January 26, 2010 is the day the University of Oregon football program took its most decisive step into the future.
The previous morning, the Ducks’ then-starting quarterback Jeremiah Masoli stole two laptops and a guitar from a U of O frat house. Masoli pled guilty to the charges and served 12-months probation. Weeks later he was cited for misdemeanor drug and traffic offenses and dismissed from the team.
Oregon football overlord and fetish shoe market provocateur Phil Knight caught wind of the trouble brewing and immediately pressed the go button on his most audacious program to date—completion of a robot.
Somewhere in a basement southeast of Beaverton, Nike engineers had been working since the 1975 death of distance runner Steve Prefontaine to assemble the perfect student-athlete. Coined the MARIOTA program (Mechanized ARtificial Intelligence Offensive Tactical Android), the robot would not only be seen as capable, precise and methodical on the field, but amiable, diverse and engaging off of it.
Ignoring the abject failure of fans to embrace RoboDuck, Knight kicked the program into high gear.
Two seasons later, on Sept. 1, 2012, the MARIOTA was unveiled without fanfare but with quiet quality control and efficiency assurance—just as Knight and his black-op engineers had planned.
The MARIOTA unit, disguised as a redshirt freshman, led the nation’s then-no. 5-ranked Oregon Ducks to a convincing 57-24 season opener victory over Arkansas State. MARIOTA was heretofore unknown even by team watchdogs: “Mariota was on the practice squad last season and was something of a mystery because Oregon closes practices, but he beat out Bryan Bennett for the starter’s job in fall camp,” wrote Ann M. Peterson of the AP in the wake of the robot’s 18-22, 200 yard, three touchdown debut.
At first, Knight and the MARIOTA team were conservative with their new toy. In 2012, they let offensive skill set pieces De’Anthony Thomas and Kenjon Barner (not robots) grab most of the headlines and the credit for the Ducks’ continued rise to the elite of college football.
But slowly, Knight let the throttle out on the MARIOTA unit. Insiders say to date the builders never have run the MARIOTA full-bore, not for fear of overloading its circuits, but out of concern people wouldn’t accept what they were seeing as real.
“If there’s one thing I’ve learned at Nike, it’s that people will believe anything within the context of shoes and outerwear,” Knight was overheard saying at a Rose Bowl tailgater as Blue cheese dressing dripped onto his beard. “Look at the Air Yeezy 2 things or whatever. Someone paid $16 million for red shoes that didn’t even belong to Judy Garland. Once I saw that, I figured—people will buy anything.”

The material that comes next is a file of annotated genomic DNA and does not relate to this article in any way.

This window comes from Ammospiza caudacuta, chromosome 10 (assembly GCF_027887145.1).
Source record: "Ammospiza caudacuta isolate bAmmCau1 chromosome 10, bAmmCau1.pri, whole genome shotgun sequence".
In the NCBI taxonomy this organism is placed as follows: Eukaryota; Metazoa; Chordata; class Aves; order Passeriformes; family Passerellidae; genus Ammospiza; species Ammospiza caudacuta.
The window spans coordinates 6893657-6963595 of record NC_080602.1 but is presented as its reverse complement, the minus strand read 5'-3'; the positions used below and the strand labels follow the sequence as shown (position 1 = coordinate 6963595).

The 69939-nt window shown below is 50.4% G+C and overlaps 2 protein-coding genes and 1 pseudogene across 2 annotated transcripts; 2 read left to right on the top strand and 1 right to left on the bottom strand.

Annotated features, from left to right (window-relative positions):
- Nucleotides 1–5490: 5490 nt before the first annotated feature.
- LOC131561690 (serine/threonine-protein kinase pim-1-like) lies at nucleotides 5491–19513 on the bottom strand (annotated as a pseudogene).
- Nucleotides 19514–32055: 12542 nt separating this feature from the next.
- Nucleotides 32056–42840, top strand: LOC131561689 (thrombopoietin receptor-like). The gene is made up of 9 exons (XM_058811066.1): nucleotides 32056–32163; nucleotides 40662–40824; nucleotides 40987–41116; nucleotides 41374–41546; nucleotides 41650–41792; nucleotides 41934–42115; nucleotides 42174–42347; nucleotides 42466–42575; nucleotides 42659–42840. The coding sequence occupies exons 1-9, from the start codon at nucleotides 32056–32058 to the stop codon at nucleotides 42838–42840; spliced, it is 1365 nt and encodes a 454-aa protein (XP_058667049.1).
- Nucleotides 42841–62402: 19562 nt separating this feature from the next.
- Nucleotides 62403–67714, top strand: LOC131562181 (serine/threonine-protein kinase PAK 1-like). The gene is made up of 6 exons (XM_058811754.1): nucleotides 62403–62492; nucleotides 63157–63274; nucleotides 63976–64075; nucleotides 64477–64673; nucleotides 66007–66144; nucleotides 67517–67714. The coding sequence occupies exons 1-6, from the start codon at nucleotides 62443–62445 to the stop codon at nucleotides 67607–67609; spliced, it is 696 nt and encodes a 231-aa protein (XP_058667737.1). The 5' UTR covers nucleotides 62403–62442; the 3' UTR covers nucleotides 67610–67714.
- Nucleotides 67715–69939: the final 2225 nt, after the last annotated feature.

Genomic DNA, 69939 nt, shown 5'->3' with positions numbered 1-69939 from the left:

The MARIOTA unit concluded the 2012 campaign going 230 for 336 for 2,677 yards with a Fiesta Bowl victory over Kansas State. The robot team stayed on message coding in a “plausible fallibility” algorithm in 2013 resulting in the completion of 245 passes in 386 attempts for 3,665 yards and a victory over the Texas Longhorns in the Alamo Bowl.
Nike engineers wanted to see what the MARIOTA could really do for his assumptive final campaign. And Knight wanted to push the limits of what people would believe was truly humanly possible. In 2014, the MARIOTA threw 280 completions and only three interceptions in 408 attempts with 4,121 yards passing and a 184.3 rating.
The numbers, Knight said, were beyond the “metaphysical and spiritual and into the realm of ‘no way Jose’.”…But people still ate it up.
Worrying the MARIOTA unit would be outed as an android prior to the championship game, resulting in all kinds of Nike-as-Skynet headlines, (though in the 1,076-page NCAA rulebook currently has no ban on android or synthetic student-athletes) MARIOTA engineers installed tear ducts for the Heisman speech (note, the tears did not actually flow but the MARIOTA did simulate wiping them) and programmed him to throw an end-of-first-half pick in the Rose Bowl.
A Nike quality control insider revealed CFB conspiracy theorists have already all-but-outed the MARIOTA using the Heisman pose engineers coded prior to the 2014 Civil War:
…as well as this play during the Wyoming game:
…along with the fact that his hair has never been out of place, nor has it grown in three seasons:
Yet the pervasive wisdom going into Monday’s first-ever College Football Championship Game is the MARIOTA is simply a human being who just happens to do everything like a robot would do, except maybe better.
Sy Pfeiffercorn, a post-doctoral fellow at MIT, has been analyzing the MARIOTA for the past three seasons. “His statistics, not to mention aesthetics, are definitely beyond human, but they’re not exactly merely robot either,” he said, pronouncing the word robot, rōbət. “My guess, based on more than 4,277 hours of analysis, would be alien robot.”
An alien robot who has never stolen a laptop. Though that may change if the MARIOTA turns evil someday and needs to break into The Mainframe.
Bettors thus far are showing they have no idea of the actual future they’re witnessing today in no. 8 as they’ve moved the line from the 7-point Oregon favorite opener to 6.5 this week.
“People who bet against robots usually end up dying,” Knight wrote in a memo to the MARIOTA team this week. “I don’t want Buckeye fans to die. But if they lose their shirts so they have to buy a Nike Dri-FIT™ instead. I’m OK with that. LOL.”